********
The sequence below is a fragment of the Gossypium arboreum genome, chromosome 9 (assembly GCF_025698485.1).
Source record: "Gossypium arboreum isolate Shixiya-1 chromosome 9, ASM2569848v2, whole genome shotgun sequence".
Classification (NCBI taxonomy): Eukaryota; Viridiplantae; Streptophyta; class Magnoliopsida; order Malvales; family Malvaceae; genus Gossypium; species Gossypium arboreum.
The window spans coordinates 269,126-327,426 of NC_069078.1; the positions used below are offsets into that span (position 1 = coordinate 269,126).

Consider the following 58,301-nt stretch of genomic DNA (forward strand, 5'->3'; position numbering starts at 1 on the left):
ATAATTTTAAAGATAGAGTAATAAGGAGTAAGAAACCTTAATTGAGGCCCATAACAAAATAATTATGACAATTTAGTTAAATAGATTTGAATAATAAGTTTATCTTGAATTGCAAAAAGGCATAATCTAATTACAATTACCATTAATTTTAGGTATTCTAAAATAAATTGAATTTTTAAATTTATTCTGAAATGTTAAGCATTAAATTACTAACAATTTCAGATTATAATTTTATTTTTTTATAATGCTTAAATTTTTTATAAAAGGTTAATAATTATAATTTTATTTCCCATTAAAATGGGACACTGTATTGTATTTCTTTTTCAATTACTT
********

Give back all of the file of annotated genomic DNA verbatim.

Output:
The sequence below is a fragment of the Gossypium arboreum genome, chromosome 9 (assembly GCF_025698485.1).
Source record: "Gossypium arboreum isolate Shixiya-1 chromosome 9, ASM2569848v2, whole genome shotgun sequence".
Classification (NCBI taxonomy): Eukaryota; Viridiplantae; Streptophyta; class Magnoliopsida; order Malvales; family Malvaceae; genus Gossypium; species Gossypium arboreum.
The window spans coordinates 269,126-327,426 of NC_069078.1; the positions used below are offsets into that span (position 1 = coordinate 269,126).

Consider the following 58,301-nt stretch of genomic DNA (forward strand, 5'->3'; position numbering starts at 1 on the left):
ATAATTTTAAAGATAGAGTAATAAGGAGTAAGAAACCTTAATTGAGGCCCATAACAAAATAATTATGACAATTTAGTTAAATAGATTTGAATAATAAGTTTATCTTGAATTGCAAAAAGGCATAATCTAATTACAATTACCATTAATTTTAGGTATTCTAAAATAAATTGAATTTTTAAATTTATTCTGAAATGTTAAGCATTAAATTACTAACAATTTCAGATTATAATTTTATTTTTTTATAATGCTTAAATTTTTTATAAAAGGTTAATAATTATAATTTTATTTCCCATTAAAATGGGACACTGTATTGTATTTCTTTTTCAATTACTT